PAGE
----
Adapting the Eighteenth Century: A Handbook of Pedagogies and Practices
This collection offers successful strategies for teaching eighteenth-century studies through adaptation. We are currently in what might be termed an age of adaptation, of remix culture and transmedial forms of narrative. The past few decades have seen the emergence of new kinds of adaptations across a slew of new digital genres, as well as adaptations across traditional generic platforms, and new versions of older analog DIY forms, such as handmade zines, clothing, individual art objects, and art books. The eigh- teenth century in England and France was also a “golden age of adapta- tion.” Classical epics were adapted to mock-epics, life writing adapted to novels, novels adapted to plays, unauthorized sequels abounded, and so forth. It is fitting, then, that the long eighteenth century is itself the subject of much current popular adaptation—eighteenth-century texts and culture appear in consumer products, comics, cult mashups, fan fiction, films, network and streaming shows, novels, theater stagings, and web seri- als. In adapting eighteenth-century texts, contemporary creators are work- ing in a particularly eighteenth-century mode.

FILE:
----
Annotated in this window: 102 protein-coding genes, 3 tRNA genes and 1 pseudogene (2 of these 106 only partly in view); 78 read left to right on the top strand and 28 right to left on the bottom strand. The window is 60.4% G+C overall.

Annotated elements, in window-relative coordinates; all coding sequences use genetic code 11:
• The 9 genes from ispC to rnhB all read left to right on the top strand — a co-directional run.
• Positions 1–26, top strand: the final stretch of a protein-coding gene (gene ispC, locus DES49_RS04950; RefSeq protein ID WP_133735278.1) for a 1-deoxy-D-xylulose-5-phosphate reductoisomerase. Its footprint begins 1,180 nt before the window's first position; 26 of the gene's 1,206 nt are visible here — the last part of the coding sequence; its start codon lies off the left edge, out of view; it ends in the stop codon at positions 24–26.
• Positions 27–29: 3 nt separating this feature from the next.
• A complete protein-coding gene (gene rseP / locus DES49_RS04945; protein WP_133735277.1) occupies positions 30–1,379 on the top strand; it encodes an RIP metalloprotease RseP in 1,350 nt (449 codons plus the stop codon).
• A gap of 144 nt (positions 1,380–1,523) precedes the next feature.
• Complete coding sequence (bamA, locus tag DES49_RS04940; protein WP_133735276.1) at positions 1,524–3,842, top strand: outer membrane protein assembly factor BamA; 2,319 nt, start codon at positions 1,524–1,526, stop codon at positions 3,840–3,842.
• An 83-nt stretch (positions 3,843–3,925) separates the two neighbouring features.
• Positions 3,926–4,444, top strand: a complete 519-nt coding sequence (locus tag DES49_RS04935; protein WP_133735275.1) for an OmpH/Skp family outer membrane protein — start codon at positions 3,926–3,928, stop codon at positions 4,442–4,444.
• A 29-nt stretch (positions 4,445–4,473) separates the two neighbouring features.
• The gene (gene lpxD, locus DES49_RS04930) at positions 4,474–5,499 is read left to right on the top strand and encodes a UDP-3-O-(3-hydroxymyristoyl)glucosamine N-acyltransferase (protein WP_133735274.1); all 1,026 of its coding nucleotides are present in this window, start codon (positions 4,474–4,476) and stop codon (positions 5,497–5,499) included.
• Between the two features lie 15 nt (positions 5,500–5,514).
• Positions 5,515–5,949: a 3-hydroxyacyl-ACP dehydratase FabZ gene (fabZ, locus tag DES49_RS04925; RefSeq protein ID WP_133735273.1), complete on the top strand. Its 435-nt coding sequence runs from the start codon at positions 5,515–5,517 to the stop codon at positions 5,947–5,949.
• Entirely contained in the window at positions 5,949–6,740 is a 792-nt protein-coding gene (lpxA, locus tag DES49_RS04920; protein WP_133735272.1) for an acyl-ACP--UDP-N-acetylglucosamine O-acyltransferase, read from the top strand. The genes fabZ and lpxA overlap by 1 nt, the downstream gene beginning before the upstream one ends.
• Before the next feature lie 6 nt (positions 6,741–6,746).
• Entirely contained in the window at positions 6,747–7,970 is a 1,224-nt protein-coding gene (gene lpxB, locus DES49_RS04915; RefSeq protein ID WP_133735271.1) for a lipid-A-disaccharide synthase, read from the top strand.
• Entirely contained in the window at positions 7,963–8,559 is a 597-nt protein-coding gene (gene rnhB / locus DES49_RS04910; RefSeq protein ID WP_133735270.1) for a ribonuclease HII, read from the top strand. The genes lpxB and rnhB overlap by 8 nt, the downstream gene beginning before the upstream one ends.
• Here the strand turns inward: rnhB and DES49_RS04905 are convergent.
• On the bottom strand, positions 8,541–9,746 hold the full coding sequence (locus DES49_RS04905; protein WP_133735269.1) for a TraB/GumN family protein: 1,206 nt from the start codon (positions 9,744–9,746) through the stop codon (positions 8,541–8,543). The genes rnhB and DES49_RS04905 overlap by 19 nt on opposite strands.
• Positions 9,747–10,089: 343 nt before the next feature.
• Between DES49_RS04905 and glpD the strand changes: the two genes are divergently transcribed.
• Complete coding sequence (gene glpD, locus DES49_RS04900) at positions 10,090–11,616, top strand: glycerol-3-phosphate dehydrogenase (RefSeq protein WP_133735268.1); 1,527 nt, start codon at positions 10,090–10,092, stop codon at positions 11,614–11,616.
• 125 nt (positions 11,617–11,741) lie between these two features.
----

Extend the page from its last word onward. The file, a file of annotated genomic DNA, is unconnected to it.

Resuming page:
Contemporary conceptions of prose narrative arise out of the long eigh- teenth century. It is difficult to think of a comparable historical period that has engendered as many adaptations. Daniel Defoe's Robinson Crusoe, Mary Shelley's Frankenstein, and Jane Austen's novels have been adapted so many times that they exist as clear cultural referents. Even when our students have not read the source texts, they apprehend the iconic role of the afterlives. Students also recognize the narrative structures and thematic points of eighteenth-century narratives with whose names or particulars they are entirely unfamiliar, such as John Bunyan's Pilgrim's Progress or Samuel Richardson's Pamela.
Western narratives—from pop culture to the law—are haunted by eighteenth-century narratives, whose often unexamined histories provide crucial archives to our students’ contemporary imaginations, even if they are not aware of them. It is a critical commonplace that the material and sociocultural changes of the long eighteenth century shape our conception of modernity itself: scientific and technological innovations, revolutions and resistance, the rise of capitalism, empire, the expansion and contrac- tion of rights, changes to the understanding of selfhood and the limits of the human, increased access to authorship and reading, tectonic changes in technologies of power and the business of everyday life, and the list goes on.